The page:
6 Knowing What to Write Key Points There are several ways of identifying main ideas or key points in a lecture. Assigned readings and supplemental material provided by the instructor offer two alternatives. The text book is an excellent sources of ideas. The key points in a lecture often correspond to the major headings in a chapter. Bring a list of these headings to class and listen for them during the lecture. The first page of a chapter often contains an outline of the material. Make a copy of the outline and use it as a guideline for taking notes. Review questions at the end of each chapter encompass the main ideas of the chapter. They may appear as key points in a lecture. Some instructors write outlines for each lecture on the board or overhead projector. The key points of the lecture will appear as major headings in the outline. Listen for that material during the lecture. Adapted from

7 Cues and Clues Listening and looking for cues and clues helps one to identify important information that should be included in the notes. The strategy aids in attending and enhances the accuracy and completeness of lecture or meeting notes. Listen for changes in the instructor's voice. When important information is being presented, the instructor's voice often becomes higher in pitch and/or the speed of speaking may increase. Gestural cues are important indicators of the importance of information. These might be walking closer to the students, moving from behind the podium, moving from behind the desk, eye contact with students, leaning forward, or standing up from a seated position. Writing on the board or overhead projector are obvious clues. Knowing What to Write Adapted from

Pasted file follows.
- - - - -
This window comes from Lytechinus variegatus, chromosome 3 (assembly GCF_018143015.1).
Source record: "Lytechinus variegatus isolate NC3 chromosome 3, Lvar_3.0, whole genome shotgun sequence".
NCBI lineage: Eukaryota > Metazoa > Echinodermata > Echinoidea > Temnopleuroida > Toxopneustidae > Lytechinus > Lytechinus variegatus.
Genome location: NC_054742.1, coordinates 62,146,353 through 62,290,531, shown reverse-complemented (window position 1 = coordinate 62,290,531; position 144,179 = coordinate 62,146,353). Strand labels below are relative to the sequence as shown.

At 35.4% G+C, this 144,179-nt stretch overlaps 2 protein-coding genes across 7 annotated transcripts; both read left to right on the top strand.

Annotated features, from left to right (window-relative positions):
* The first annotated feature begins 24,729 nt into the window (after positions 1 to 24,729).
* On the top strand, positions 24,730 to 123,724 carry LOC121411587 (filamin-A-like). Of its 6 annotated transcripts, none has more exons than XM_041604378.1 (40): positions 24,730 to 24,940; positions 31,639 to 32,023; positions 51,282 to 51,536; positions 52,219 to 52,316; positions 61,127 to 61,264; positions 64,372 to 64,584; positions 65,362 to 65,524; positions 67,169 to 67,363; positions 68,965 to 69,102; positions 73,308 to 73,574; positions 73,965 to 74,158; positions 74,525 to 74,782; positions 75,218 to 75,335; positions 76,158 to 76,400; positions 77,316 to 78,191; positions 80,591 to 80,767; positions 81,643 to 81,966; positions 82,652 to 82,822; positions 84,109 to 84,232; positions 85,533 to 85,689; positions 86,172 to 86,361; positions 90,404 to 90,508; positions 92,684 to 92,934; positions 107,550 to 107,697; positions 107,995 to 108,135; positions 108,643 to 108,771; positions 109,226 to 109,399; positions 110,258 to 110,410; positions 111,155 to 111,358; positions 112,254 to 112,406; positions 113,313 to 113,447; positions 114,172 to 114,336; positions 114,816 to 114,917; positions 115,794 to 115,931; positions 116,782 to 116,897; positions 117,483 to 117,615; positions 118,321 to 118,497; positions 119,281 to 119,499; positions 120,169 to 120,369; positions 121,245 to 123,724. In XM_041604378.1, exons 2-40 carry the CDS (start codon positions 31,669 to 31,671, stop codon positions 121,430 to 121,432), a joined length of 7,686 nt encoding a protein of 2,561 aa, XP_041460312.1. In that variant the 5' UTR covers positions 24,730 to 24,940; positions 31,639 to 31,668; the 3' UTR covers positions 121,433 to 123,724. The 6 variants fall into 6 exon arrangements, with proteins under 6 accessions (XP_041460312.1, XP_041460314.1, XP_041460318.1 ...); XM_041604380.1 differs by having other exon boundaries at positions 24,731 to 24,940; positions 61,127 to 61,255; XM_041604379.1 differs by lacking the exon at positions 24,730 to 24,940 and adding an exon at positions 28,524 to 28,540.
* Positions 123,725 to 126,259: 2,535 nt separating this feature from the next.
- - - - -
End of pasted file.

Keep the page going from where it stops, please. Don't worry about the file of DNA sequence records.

8 Cornell Notetaking System Record Question Recite Reflect Review Summarize

9 Documentation Write the following information at the top of each page: student name, course, date, and page number. Record Notes During lecture, record the main ideas and concepts on the right side of the page. This is the notes column. Rephrase the information in your own words before writing it down. Skip one line between ideas and several lines between topics. Avoid writing in complete sentences; use symbols and abbreviations instead.symbols and abbreviations The format or style of the notes can vary, but avoid using a formal outline.outline Suggestions for organizing the notes are: Paragraph Style: For unstructured information, record notes in paragraph style with short, telegraphic sentences and phrases. Topic and Ideas Style: For expanded topic information, record topics and ideas. Sentence Style: For ideas and concepts, record notes in short sentences. Definition Style: For main topics and features, record definitions and explanations of words in short phrases. Cornell Notetaking System

10 Cornell Notetaking System Review and Clarify As soon after class as possible, review the notes in the right column and clarify any ambiguous information. Compare the information with the book and/or other students' notes. Then pull the main ideas, concepts, terms, places, dates, and people from the right column and record them in the left-hand recall column. Summarize Prepare a summary of the lecture material and record it at the end of the notes. The summary may be in sentences or short phrases. It should include only the main ideas from the lecture. Study Use both sections of the notes to prepare for quizzes and exams.

11 Example 1 Cornell Note-Taking Format Adapted from

12 Example 2 Cornell Note-Taking Format